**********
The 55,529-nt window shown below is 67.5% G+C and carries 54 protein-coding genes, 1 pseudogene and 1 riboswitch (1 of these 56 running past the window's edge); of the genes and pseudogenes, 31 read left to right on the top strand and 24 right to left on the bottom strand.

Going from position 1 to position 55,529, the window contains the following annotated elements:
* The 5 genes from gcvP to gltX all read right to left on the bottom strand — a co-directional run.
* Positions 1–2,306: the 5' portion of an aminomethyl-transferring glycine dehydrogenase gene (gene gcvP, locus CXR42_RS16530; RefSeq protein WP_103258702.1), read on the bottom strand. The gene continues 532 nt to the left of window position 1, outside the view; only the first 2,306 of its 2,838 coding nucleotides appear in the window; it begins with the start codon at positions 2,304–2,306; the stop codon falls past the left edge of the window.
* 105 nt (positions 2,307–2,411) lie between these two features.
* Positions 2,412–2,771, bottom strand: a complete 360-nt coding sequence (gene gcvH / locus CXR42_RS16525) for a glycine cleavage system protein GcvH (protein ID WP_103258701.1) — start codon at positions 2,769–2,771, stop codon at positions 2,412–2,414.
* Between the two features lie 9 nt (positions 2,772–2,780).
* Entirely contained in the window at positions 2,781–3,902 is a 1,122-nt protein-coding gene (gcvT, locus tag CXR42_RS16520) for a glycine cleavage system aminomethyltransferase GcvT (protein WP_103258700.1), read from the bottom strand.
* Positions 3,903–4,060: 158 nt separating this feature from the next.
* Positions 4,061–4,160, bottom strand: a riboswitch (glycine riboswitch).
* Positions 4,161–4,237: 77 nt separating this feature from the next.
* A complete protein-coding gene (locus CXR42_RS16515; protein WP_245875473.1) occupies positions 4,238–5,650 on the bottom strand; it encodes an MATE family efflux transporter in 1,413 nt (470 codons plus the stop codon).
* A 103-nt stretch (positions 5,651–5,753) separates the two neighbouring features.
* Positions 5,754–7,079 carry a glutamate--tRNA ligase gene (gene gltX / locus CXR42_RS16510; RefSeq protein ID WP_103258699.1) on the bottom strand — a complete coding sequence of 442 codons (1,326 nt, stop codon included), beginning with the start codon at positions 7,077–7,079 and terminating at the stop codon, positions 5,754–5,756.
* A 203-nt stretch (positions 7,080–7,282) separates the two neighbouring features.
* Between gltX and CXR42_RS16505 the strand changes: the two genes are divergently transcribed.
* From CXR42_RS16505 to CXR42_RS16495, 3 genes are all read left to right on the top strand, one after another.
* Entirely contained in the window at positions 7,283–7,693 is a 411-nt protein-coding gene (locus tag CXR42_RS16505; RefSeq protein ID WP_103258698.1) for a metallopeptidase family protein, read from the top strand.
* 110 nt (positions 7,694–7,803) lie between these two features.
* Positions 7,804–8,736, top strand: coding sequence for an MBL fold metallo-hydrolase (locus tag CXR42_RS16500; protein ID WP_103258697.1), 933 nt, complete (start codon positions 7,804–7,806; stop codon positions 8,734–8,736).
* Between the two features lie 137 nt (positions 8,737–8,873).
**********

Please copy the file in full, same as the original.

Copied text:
The 55,529-nt window shown below is 67.5% G+C and carries 54 protein-coding genes, 1 pseudogene and 1 riboswitch (1 of these 56 running past the window's edge); of the genes and pseudogenes, 31 read left to right on the top strand and 24 right to left on the bottom strand.

Going from position 1 to position 55,529, the window contains the following annotated elements:
* The 5 genes from gcvP to gltX all read right to left on the bottom strand — a co-directional run.
* Positions 1–2,306: the 5' portion of an aminomethyl-transferring glycine dehydrogenase gene (gene gcvP, locus CXR42_RS16530; RefSeq protein WP_103258702.1), read on the bottom strand. The gene continues 532 nt to the left of window position 1, outside the view; only the first 2,306 of its 2,838 coding nucleotides appear in the window; it begins with the start codon at positions 2,304–2,306; the stop codon falls past the left edge of the window.
* 105 nt (positions 2,307–2,411) lie between these two features.
* Positions 2,412–2,771, bottom strand: a complete 360-nt coding sequence (gene gcvH / locus CXR42_RS16525) for a glycine cleavage system protein GcvH (protein ID WP_103258701.1) — start codon at positions 2,769–2,771, stop codon at positions 2,412–2,414.
* Between the two features lie 9 nt (positions 2,772–2,780).
* Entirely contained in the window at positions 2,781–3,902 is a 1,122-nt protein-coding gene (gcvT, locus tag CXR42_RS16520) for a glycine cleavage system aminomethyltransferase GcvT (protein WP_103258700.1), read from the bottom strand.
* Positions 3,903–4,060: 158 nt separating this feature from the next.
* Positions 4,061–4,160, bottom strand: a riboswitch (glycine riboswitch).
* Positions 4,161–4,237: 77 nt separating this feature from the next.
* A complete protein-coding gene (locus CXR42_RS16515; protein WP_245875473.1) occupies positions 4,238–5,650 on the bottom strand; it encodes an MATE family efflux transporter in 1,413 nt (470 codons plus the stop codon).
* A 103-nt stretch (positions 5,651–5,753) separates the two neighbouring features.
* Positions 5,754–7,079 carry a glutamate--tRNA ligase gene (gene gltX / locus CXR42_RS16510; RefSeq protein ID WP_103258699.1) on the bottom strand — a complete coding sequence of 442 codons (1,326 nt, stop codon included), beginning with the start codon at positions 7,077–7,079 and terminating at the stop codon, positions 5,754–5,756.
* A 203-nt stretch (positions 7,080–7,282) separates the two neighbouring features.
* Between gltX and CXR42_RS16505 the strand changes: the two genes are divergently transcribed.
* From CXR42_RS16505 to CXR42_RS16495, 3 genes are all read left to right on the top strand, one after another.
* Entirely contained in the window at positions 7,283–7,693 is a 411-nt protein-coding gene (locus tag CXR42_RS16505; RefSeq protein ID WP_103258698.1) for a metallopeptidase family protein, read from the top strand.
* 110 nt (positions 7,694–7,803) lie between these two features.
* Positions 7,804–8,736, top strand: coding sequence for an MBL fold metallo-hydrolase (locus tag CXR42_RS16500; protein ID WP_103258697.1), 933 nt, complete (start codon positions 7,804–7,806; stop codon positions 8,734–8,736).
* Between the two features lie 137 nt (positions 8,737–8,873).